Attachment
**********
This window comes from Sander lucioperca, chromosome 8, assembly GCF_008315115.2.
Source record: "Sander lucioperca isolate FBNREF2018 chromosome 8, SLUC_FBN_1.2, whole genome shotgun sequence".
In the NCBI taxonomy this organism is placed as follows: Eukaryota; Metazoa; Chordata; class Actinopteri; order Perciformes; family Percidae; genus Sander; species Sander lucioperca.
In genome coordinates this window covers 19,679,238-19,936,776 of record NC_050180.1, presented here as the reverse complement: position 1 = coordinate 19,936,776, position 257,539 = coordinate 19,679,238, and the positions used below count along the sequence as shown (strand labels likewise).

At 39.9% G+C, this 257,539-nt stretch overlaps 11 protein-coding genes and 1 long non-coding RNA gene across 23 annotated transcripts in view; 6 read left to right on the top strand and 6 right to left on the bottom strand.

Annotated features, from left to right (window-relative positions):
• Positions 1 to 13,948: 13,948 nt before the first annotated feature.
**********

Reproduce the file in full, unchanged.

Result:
This window comes from Sander lucioperca, chromosome 8, assembly GCF_008315115.2.
Source record: "Sander lucioperca isolate FBNREF2018 chromosome 8, SLUC_FBN_1.2, whole genome shotgun sequence".
In the NCBI taxonomy this organism is placed as follows: Eukaryota; Metazoa; Chordata; class Actinopteri; order Perciformes; family Percidae; genus Sander; species Sander lucioperca.
In genome coordinates this window covers 19,679,238-19,936,776 of record NC_050180.1, presented here as the reverse complement: position 1 = coordinate 19,936,776, position 257,539 = coordinate 19,679,238, and the positions used below count along the sequence as shown (strand labels likewise).

At 39.9% G+C, this 257,539-nt stretch overlaps 11 protein-coding genes and 1 long non-coding RNA gene across 23 annotated transcripts in view; 6 read left to right on the top strand and 6 right to left on the bottom strand.

Annotated features, from left to right (window-relative positions):
• Positions 1 to 13,948: 13,948 nt before the first annotated feature.